After coffee, we parted and I re-visited E-mart. I really needed a shopping cart this time, but had trouble with them the night before because they are locked. So, I asked an employee for directions in unlocking the carts. He kindly unlocked it for me, but on my way out, I realized you are to pay and there is an inconspicuous coin slot. I felt lame. 

I bought a lot of cleaning supplies because my officetel is very much in need of a heavy cleaning. The previous teacher just moved out 2 days ago and as far as I have heard, it is generallythe duty of the new resident to clean. Anyway, the cleaning supplies were heavy, but a very friendly Korean man at the bottom of the elevator insisted he take them up for me. I allowed him too and rewarded him with a strawberry milk from my fridge. We chatted about being language friends, him teaching me Korean and me teaching him English. My Korean is awful, as was his English, so we had difficulties communicating. I tried asking where I could find free wifi, as I was told I needed to sign up for internet/TV once I receive my alien registration card. Health check>results (Monday)>alien registration card (two weeks)>too long without Internet. After he found out I had a laptop, he thought I was crazy for asking about a wifi location outside of my apartment. I logged onto my computer and he typed in the passcode for one of the secured wireless networks. He said it belongs to the officetel building. At this point, I don't know if I'm stealing it or rightfully using it. Regardless, I neeeed it, so thank you Mr. Gu whose name I heard as Mr. Coo and so, whose nickname I made Mr. Cool...he still thought it was funny. 

This is quite certainly the longest post I will ever make, promise. On a last not, things seem too good to be true. I keep asking myself, "Is this real?"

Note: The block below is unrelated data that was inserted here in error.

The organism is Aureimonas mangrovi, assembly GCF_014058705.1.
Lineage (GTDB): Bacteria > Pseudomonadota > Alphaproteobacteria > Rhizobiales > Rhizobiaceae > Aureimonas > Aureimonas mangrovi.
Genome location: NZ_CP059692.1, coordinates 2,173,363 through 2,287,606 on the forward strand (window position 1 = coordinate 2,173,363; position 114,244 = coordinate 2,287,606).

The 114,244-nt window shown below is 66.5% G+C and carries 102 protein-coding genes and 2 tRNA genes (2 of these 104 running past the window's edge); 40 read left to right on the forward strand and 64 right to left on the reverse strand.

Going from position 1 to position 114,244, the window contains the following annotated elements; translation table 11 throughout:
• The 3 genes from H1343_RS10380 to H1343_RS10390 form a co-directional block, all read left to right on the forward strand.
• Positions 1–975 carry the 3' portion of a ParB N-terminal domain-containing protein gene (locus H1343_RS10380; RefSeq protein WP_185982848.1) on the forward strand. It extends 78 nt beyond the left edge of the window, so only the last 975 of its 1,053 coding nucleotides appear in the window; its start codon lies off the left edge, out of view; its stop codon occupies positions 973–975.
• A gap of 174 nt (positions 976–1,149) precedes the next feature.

P.S. Photos and video coming soon. 

Miss you, mom!

Last Day before S. Korea

Sunday, September 12, 2010

San Fran. Pit Stop

Woke up from my half conscious sleep at 3:30am this morning, finished packing, and headed for the airport. Saying goodbye to my cats, dog and family made my departure seem all the much realer. Still, though, I didn't realize I would be gone for an entire year until I said bye to my mom at the gates at PDX. Almost cried, but luckily her smiling face kept my cool.

My flight from PDX to SFO was almost unbearable. Slightly hung over from the night before and sitting next a guy that was melting into my area made 1.5 hours feel like 15. Every time I leaned back in my chair, our arms would touch and personally, I feel extremely uncomfortable touching strangers.

Now I'm sitting in the SFO airport, all checked in, but with 3 hours until my final 13 hour flight departs. Thank you SFO for the complimentary 50 minutes of free Internet. Also thank you to the family changing their babies poopy diaper in the middle of the food court...just what my still nauseous stomach wanted to see. Wish I had time to walk to the Golden Gate Bridge or do something.

Since I'm  pretty close to the Korean Air check-in, the majority of those around me are Korean, but every time I see somebody that is not, I wonder if they too are on a journey to teach English in S. Korea.

Hope my flight passes quickly, hope I have someone waiting at the airport for me, and most importantly, I hope that I have an apartment waiting for me. All I can do is think short term and that is short term for today.

Off to find food! Maybe I'll practice my chopsticks skills so to not look too ridiculous once in S. Korea.

Ready or not, here I come! Who knew this many emotions could fit into one single body?